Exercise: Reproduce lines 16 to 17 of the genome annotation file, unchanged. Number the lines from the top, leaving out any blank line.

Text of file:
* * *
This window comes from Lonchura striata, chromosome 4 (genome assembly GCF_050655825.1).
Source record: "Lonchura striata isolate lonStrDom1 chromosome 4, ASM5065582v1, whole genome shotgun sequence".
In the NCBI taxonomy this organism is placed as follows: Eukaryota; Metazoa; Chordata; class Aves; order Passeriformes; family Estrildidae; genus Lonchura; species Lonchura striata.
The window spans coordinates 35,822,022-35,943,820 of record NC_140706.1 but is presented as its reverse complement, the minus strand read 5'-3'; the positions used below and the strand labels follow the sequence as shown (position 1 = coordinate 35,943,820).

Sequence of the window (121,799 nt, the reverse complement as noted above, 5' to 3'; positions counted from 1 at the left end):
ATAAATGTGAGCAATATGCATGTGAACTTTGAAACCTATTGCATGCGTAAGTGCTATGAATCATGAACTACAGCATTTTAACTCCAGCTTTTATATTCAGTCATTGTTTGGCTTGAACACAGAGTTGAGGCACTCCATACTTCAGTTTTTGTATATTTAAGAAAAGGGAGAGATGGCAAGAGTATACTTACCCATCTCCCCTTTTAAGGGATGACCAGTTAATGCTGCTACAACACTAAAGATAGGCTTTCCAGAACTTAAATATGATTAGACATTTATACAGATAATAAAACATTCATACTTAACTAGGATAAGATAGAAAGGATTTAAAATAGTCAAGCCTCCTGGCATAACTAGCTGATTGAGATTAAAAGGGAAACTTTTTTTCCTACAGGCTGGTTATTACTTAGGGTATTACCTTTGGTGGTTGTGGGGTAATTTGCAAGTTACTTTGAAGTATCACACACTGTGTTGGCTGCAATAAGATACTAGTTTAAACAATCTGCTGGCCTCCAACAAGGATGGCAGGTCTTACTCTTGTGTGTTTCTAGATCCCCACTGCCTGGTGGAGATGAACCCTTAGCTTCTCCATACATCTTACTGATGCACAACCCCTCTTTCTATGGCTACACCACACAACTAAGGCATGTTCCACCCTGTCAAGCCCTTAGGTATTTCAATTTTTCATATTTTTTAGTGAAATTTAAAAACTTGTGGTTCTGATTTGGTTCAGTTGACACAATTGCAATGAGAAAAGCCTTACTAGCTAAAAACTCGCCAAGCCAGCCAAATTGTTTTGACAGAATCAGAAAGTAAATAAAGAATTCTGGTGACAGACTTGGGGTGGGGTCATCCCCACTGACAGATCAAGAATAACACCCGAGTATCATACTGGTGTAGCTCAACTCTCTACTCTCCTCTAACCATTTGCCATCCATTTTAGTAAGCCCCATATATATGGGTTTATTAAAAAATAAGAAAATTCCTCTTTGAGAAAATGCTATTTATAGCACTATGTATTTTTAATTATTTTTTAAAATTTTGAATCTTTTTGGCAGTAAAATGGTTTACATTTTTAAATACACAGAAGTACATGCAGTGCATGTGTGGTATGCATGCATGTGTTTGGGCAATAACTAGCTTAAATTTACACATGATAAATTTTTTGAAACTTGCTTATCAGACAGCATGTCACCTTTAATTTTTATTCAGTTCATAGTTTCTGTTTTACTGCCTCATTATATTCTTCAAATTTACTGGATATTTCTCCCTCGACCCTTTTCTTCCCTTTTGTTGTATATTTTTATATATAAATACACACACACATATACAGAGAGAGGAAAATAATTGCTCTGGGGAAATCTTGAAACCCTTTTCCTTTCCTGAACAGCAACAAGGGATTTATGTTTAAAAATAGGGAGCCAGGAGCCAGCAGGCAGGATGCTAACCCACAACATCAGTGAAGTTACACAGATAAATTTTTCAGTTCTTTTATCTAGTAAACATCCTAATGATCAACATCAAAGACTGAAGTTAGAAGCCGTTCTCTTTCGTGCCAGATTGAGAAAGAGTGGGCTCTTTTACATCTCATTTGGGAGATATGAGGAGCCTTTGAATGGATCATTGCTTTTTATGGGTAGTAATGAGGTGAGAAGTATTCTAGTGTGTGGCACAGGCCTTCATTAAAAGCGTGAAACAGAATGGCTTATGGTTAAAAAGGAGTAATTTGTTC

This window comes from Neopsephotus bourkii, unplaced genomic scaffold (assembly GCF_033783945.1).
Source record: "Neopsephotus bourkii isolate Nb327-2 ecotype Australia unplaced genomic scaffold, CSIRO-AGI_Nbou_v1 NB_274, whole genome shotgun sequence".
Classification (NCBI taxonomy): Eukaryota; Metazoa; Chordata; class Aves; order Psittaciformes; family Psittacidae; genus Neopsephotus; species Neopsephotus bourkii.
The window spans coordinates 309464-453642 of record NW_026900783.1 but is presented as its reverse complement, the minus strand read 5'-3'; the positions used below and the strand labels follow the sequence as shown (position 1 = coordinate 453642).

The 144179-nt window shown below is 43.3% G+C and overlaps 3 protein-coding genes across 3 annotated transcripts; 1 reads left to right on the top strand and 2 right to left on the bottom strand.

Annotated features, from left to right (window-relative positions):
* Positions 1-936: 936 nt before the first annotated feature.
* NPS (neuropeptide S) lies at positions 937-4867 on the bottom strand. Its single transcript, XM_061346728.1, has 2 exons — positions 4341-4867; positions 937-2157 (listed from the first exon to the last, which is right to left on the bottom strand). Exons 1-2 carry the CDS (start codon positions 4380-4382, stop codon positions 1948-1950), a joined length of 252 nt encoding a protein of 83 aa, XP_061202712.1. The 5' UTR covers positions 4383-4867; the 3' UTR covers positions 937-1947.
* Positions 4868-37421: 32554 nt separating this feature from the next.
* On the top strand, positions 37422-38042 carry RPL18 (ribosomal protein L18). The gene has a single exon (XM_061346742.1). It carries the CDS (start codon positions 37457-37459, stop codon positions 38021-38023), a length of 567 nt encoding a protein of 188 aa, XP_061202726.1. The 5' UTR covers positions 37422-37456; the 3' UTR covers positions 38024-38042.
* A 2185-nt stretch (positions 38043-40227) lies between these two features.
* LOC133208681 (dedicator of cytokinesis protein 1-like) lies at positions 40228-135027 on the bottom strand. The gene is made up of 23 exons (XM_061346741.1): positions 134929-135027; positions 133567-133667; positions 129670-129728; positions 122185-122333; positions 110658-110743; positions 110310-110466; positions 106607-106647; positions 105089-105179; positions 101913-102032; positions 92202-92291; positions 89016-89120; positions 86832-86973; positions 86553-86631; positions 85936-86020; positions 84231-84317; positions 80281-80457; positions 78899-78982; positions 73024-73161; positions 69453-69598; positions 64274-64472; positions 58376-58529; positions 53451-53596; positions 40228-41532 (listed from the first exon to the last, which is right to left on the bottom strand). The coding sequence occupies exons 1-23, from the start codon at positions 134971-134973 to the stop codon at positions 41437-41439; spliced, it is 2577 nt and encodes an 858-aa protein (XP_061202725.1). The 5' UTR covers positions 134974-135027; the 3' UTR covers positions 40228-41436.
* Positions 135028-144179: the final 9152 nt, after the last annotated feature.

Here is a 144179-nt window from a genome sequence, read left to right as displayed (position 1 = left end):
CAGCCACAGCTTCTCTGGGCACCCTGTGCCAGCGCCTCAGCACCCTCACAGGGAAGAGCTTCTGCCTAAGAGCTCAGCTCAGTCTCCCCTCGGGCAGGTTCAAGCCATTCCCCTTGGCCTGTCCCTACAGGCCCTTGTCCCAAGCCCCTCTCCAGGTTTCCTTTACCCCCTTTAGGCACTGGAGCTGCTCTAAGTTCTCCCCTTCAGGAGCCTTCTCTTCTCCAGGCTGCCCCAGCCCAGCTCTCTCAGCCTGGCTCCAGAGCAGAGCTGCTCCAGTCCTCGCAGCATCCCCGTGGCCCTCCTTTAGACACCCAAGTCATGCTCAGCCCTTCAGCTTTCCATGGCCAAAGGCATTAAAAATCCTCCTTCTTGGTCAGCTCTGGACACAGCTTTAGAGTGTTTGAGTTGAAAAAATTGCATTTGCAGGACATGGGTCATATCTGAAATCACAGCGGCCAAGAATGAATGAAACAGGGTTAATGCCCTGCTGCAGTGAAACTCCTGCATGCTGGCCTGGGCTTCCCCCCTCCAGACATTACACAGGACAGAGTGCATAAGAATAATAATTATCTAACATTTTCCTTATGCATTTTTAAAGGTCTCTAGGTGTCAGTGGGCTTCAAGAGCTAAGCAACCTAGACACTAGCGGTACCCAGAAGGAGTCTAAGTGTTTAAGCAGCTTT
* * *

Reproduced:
* On the top strand, positions 37422-38042 carry RPL18 (ribosomal protein L18). The gene has a single exon (XM_061346742.1). It carries the CDS (start codon positions 37457-37459, stop codon positions 38021-38023), a length of 567 nt encoding a protein of 188 aa, XP_061202726.1. The 5' UTR covers positions 37422-37456; the 3' UTR covers positions 38024-38042.
* A 2185-nt stretch (positions 38043-40227) lies between these two features.